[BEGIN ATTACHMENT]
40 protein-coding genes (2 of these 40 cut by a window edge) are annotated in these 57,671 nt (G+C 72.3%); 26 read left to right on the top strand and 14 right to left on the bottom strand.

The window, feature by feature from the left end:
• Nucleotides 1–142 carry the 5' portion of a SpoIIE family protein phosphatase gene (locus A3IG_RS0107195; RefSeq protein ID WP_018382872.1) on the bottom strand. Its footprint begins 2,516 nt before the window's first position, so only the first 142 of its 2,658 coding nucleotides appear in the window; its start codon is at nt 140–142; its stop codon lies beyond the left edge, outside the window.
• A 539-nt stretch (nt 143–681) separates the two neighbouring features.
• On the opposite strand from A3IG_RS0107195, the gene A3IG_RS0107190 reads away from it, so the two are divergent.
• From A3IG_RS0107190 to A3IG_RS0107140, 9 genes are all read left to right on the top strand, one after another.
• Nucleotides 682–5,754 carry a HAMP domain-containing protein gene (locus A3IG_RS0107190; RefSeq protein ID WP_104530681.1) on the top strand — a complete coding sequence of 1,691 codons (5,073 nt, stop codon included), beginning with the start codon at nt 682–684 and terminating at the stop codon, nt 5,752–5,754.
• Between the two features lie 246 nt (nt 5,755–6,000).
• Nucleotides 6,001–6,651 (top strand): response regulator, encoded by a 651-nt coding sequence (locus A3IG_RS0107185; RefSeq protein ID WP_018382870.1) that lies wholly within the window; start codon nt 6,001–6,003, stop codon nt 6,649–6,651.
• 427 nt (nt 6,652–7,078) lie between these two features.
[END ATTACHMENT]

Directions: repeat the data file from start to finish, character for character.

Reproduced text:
40 protein-coding genes (2 of these 40 cut by a window edge) are annotated in these 57,671 nt (G+C 72.3%); 26 read left to right on the top strand and 14 right to left on the bottom strand.

The window, feature by feature from the left end:
• Nucleotides 1–142 carry the 5' portion of a SpoIIE family protein phosphatase gene (locus A3IG_RS0107195; RefSeq protein ID WP_018382872.1) on the bottom strand. Its footprint begins 2,516 nt before the window's first position, so only the first 142 of its 2,658 coding nucleotides appear in the window; its start codon is at nt 140–142; its stop codon lies beyond the left edge, outside the window.
• A 539-nt stretch (nt 143–681) separates the two neighbouring features.
• On the opposite strand from A3IG_RS0107195, the gene A3IG_RS0107190 reads away from it, so the two are divergent.
• From A3IG_RS0107190 to A3IG_RS0107140, 9 genes are all read left to right on the top strand, one after another.
• Nucleotides 682–5,754 carry a HAMP domain-containing protein gene (locus A3IG_RS0107190; RefSeq protein ID WP_104530681.1) on the top strand — a complete coding sequence of 1,691 codons (5,073 nt, stop codon included), beginning with the start codon at nt 682–684 and terminating at the stop codon, nt 5,752–5,754.
• Between the two features lie 246 nt (nt 5,755–6,000).
• Nucleotides 6,001–6,651 (top strand): response regulator, encoded by a 651-nt coding sequence (locus A3IG_RS0107185; RefSeq protein ID WP_018382870.1) that lies wholly within the window; start codon nt 6,001–6,003, stop codon nt 6,649–6,651.
• 427 nt (nt 6,652–7,078) lie between these two features.